As a student of Visual Arts at West Dean College I am exploring how textiles can be functional through the use of ancient techniques applied to contemporary practice, not only from an artistic point of view but also questioning the sustainability of crafts and the wider ecology of my work. As well as the larger college and local community, I have so far had great help from the Gardeners, Hospitality team, Estate Management and the Shepherd, to mention a few.
I generally use materials that can be found in the immediate surroundings – hoarded things that have been discarded by others; one man’s junk is often my treasure. Within the first two weeks I had acquired a rusty chair, abandoned in the forest, a large amount of wool from the land and masses of apples, some simple items that have given me such pleasure.
The chair I have used as a frame for a first sample of a tapestry weaving technique. Figuring that chairs are important in society, this seemed like a useful place to start. I am now questioning other important items that could be woven on on into… furniture, books or maybe instruments. Which then raises questions as to what are essential items.
The apples have become part of a longer-term project of dyeing with natural plants from the wider Estate. It has popped up that vinegar was used as an ancient mordant and I couldn’t bare to see the petite pommes from the orchard rot away. My closet is currently a fermenting box, along with various jars of urine-soaked lichen.
With the wool I have started an insulation installation panel for a Creative Research brief. I wondered if wool-lined walls could be a use for all of the fleece that seems unwanted. Maybe the amount of work needed to treat wool is something of a put off. I have been washing all week but it has become a therapy, each bundle bathed is like caring for a small animal. I’ve been very fortunate to receive freshly shorn wool at this time of year from one of the flocks that roam in front of the college.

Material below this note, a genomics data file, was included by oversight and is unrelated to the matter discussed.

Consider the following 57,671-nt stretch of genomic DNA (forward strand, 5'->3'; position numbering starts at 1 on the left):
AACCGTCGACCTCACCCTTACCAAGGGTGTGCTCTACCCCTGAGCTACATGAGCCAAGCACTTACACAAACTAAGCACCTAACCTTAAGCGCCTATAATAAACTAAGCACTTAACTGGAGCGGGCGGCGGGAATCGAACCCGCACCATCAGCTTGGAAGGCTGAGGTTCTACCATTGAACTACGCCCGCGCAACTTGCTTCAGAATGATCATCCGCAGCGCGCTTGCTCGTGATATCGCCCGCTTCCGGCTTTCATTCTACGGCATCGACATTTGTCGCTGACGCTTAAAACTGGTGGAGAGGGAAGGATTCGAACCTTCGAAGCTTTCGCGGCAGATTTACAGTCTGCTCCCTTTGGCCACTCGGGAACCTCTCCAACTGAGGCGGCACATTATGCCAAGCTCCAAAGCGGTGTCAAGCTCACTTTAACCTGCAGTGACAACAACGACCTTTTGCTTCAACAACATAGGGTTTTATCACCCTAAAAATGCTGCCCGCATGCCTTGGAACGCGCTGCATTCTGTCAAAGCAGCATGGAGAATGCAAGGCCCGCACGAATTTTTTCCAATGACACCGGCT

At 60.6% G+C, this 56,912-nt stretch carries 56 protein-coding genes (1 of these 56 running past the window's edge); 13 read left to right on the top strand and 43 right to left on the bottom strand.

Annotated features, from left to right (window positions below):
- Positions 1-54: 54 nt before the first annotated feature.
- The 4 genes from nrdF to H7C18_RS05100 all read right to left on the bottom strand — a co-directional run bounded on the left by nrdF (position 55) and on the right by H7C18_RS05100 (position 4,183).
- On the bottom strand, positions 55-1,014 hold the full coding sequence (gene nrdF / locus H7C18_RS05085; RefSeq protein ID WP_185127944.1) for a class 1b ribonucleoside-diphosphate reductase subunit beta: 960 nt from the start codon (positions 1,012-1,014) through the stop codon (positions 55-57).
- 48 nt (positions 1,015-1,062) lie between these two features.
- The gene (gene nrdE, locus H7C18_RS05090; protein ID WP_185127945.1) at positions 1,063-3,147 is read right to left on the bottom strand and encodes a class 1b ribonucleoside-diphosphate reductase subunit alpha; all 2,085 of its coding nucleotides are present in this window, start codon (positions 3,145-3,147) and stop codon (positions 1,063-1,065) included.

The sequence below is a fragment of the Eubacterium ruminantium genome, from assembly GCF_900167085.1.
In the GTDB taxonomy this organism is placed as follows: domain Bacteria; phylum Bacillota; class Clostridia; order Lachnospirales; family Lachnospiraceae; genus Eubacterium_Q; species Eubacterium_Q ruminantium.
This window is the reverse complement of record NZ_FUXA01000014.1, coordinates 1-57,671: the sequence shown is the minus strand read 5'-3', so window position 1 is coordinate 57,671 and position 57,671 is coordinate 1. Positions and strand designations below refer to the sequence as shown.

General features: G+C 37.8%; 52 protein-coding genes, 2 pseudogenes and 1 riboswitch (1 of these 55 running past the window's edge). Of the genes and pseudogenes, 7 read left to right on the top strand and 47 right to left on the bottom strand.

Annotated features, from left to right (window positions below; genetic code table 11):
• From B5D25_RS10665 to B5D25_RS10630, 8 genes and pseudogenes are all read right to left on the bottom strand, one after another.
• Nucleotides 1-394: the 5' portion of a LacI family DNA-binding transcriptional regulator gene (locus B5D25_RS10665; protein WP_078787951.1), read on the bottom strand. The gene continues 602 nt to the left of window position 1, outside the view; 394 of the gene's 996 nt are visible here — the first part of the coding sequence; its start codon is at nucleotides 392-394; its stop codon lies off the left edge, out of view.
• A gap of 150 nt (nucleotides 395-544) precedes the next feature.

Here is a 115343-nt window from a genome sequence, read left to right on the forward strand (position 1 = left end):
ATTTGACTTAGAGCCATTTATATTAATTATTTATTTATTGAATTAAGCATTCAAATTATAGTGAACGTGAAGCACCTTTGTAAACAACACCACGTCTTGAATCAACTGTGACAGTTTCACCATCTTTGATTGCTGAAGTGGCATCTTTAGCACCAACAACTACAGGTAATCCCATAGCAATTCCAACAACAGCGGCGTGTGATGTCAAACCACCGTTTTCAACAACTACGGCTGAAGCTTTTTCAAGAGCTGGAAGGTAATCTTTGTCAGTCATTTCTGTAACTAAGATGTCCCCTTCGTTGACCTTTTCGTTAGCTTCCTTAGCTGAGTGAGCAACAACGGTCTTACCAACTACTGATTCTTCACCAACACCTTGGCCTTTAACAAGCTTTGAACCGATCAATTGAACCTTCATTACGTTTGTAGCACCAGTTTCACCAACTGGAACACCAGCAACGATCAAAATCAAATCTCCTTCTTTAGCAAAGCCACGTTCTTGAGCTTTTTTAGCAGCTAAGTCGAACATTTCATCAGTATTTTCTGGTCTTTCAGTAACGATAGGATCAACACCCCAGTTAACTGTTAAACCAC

Without getting too purist about my approach, yet using only resources off the land, I intend to use this wool as the sole material for my practical work, moving onto other textiles as I develop further rural skills. The next goal being flax to linen making through volunteer work at the nearby Weald and Downland Museum.
I came to study at West Dean with a hope that I could find a purposeful use for the textile skills I have. Not only is there a generous amount of materials available to us as students but it is such a delight that I can continue to work with waste and junk, and encouraged to question the status of the materials.
At present, I am considering as my longer term goal the making of a ‘mobile atelier’, kitted out with functional textiles created during my postgraduate diploma. The structure will be a physical example of various techniques and an adaptable space to work from: mobility will allow me to visit more rural settlements in order to research natural textile resources and demonstrate in other communities across the country. From an architectural point of view I will explore the type of space a contemporary crafts person requires and the relation between practice and environment.
I wanted to share my gratitude for everything that I have been fortunate for so far. Thanks to the College for not only providing such a fresh, open space to work in but helping me fill it with my dreams and treasures of the grounds.
Charlotte Zelie Arcedeckne-Butler
Postgraduate Diploma in Visual Arts (Textile Art and Tapestry), October 2015